How to handle trick-or-treating on Halloween amid COVID

Lifestyle | 28 Oct |

The Halloween spirit is here and while Halloween might look a little different than in previous years with social distancing and masks, there’s still many opportunities to have fun with the whole family. Whether parents decide to take their kids trick-or-treating or not, it can still be a memorable evening for everyone.

Dr. Anthony Ani, chief medical officer at Banner Children’s at Desert and Banner Children’s at Thunderbird, said because many traditional Halloween activities can pose a high risk for COVID, the Centers for Disease Control and Prevention (CDC) released guidelines for Halloween activities, breaking them into three categories: lower risk, moderate risk and higher risk.

“Traditional trick-or-treating where kids go door-to-door where somebody is handing out candy could pose a high risk for spreading the virus,” Dr. Ani said. “Other higher risk Halloween activities include attending large costume parties where it may be crowded.” Dr. Ani said another higher risk activity includes hosting “trunk or treat,” where treats are handed out from trunks of cars lined up in parking lots.

READ MORE: 10 family-friendly ways to celebrate Halloween in the Valley

Some moderate-risk activities include hosting a small group, outdoor, open-air costume parade with social distancing, or attending a costume party if held outdoors and protective masks are worn. Lower risk activities listed by the CSC include decorating your house or organizing a virtual Halloween costume contest.

If parents want to take their kids trick-or-treating, Dr. Ani recommends those who are giving out candy to prepare individual goodie bags to set out in the driveway or outside the door to reduce physical contact and maintain social distancing.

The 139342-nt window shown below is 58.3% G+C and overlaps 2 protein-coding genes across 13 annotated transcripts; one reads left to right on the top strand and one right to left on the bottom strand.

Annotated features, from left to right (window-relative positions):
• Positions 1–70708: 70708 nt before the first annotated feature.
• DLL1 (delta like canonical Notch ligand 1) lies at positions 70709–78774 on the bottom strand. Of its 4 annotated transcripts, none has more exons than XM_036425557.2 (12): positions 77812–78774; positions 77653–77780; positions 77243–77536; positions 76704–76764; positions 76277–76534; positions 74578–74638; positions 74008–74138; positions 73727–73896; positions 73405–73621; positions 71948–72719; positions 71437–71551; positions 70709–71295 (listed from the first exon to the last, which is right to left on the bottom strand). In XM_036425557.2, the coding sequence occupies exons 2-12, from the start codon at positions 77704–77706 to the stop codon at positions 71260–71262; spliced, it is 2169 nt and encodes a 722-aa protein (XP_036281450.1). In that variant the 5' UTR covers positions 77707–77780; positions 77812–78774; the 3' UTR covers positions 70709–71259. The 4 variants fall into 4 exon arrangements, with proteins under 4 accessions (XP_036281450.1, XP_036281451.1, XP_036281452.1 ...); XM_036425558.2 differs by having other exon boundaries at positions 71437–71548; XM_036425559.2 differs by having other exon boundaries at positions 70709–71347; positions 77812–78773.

In addition, wearing a protective mask is also a good idea if trick-or-treating is part of your family’s Halloween celebrations.

“Wearing a Halloween-themed mask may be a good way to enjoy the Halloween season with the costumes,” Dr. Ani said. “It’s not advisable to wear a Halloween costume mask because they may not be protective. A protective mask should have two layers of fabric and should cover the nose and mouth.

“Wearing a costume mask over the protective cloth mask may also pose a difficulty with breathing and make it difficult, so this is not advisable,” Dr. Ani said. Those taking their kids out trick-or-treating are advised to wear a protective mask as well, maintain social distancing from other groups and keep your group small.

If families don’t want to go out trick-or-treating, some low risk Halloween activities Dr. Ani recommends include carving and decorating pumpkins with members of the same household or outside at a safe distance with neighbors or friends.

“They can also enjoy a Halloween-themed movie night at home with members of the same household, and they can do a scavenger hunt or trick-or-treat around the house,” Dr. Ani said.

If celebrating at home, other activities include DIY Halloween crafts, games and making a tasty themed treat such as ghost cookies, caramel apple s’mores and brownie bat truffles.

“While there’s a pandemic, we still have an opportunity to enjoy Halloween and families should look for opportunities to have a fun filled activity at home, but if you’re going out, they should consider safety measures to ensure that their kids remain safe and they’re not spreading the virus,” Dr. Ani said.

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